have been continuously employed by you up until at least 31 January 2021.
- Employers will be able to claim the bonus itself between 15th February 2021 and 31st March 2021, once accurate RTI data to 31st January has been received.
You can claim for employees that:
- you made an eligible claim for under the Coronavirus Job Retention Scheme
- you kept continuously employed from the end of the claim period of your last Coronavirus Job Retention Scheme claim for them, until 31 January 2021
- are not serving a contractual or statutory notice period for you on 31 January 2021 (this includes people serving notice of retirement)
- you paid enough an amount in each relevant tax month and enough to meet the Job Retention Bonus minimum income threshold (see below)
It’s important to note that employers will still be able to claim the Bonus for employees receiving support through the recently announced Job Support Scheme which will supersedes the CJRS
You may be eligible to claim the Job Retention Bonus for employees of a previous business which were transferred to you if:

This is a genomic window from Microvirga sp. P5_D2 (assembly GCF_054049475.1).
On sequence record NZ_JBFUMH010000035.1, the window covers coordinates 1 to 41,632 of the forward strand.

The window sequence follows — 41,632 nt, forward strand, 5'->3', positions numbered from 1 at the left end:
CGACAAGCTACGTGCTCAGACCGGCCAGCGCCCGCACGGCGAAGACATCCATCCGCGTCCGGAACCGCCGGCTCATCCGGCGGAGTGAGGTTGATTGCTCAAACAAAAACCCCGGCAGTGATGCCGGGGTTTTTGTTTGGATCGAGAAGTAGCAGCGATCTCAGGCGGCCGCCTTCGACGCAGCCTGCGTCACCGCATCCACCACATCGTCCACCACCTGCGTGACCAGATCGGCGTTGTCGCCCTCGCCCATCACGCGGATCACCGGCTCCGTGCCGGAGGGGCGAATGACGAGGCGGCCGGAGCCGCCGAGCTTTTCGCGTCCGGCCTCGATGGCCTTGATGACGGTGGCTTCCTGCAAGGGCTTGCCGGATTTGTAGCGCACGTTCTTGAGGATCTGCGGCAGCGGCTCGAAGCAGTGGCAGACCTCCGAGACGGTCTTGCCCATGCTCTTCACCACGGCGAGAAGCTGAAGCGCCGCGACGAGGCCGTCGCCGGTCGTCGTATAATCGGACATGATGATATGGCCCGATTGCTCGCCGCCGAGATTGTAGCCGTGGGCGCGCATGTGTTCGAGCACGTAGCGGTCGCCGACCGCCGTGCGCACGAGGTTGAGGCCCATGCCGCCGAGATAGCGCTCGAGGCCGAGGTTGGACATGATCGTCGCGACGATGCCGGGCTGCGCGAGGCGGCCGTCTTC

- TUPE rules applied
- the PAYE business succession rules applied
- the employees were associated with the transfer of a business from the liquidator of a company in compulsory liquidation where TUPE would have applied if the company was not in compulsory liquidation
However, to be eligible for the bonus you must pay your employee a total of at least £1,560 (gross) throughout the tax months:
- 6 November to 5 December 2020
- 6 December 2020 to 5 January 2021
- 6 January to 5 February 2021
And you must do the following now to make sure you’re ready to claim.
- still be enrolled for PAYE online
- comply with your PAYE obligations to file PAYE accurately and on time under Real Time Information (RTI) reporting for all employees between 6 April 2020 and 5 February 2021
- keep your payroll up to date and make sure you report the leaving date for any employees that stop working for you before the end of the pay period that they leave in
- use the irregular payment pattern indicator in Real Time Information (RTI) for any employees not being paid regularly
- comply with all requests from HMRC to provide any employee data for past Coronavirus Job Retention Scheme claims
Determining which employees meet the minimum income threshold for the Job Retention Bonus
Along with the announcement of the details of the Job Retention Bonus, the Government has published resources to help employers determine eligibility and how to calculate claims.
Statutory Sick Pay Relief Package For SMEs
Small and medium-sized businesses and employers can reclaim Statutory Sick Pay (SSP) paid for sickness absence due to COVID-19.
- The refund will cover up to 2 weeks’ SSP per eligible employee who has been off work because of COVID-19.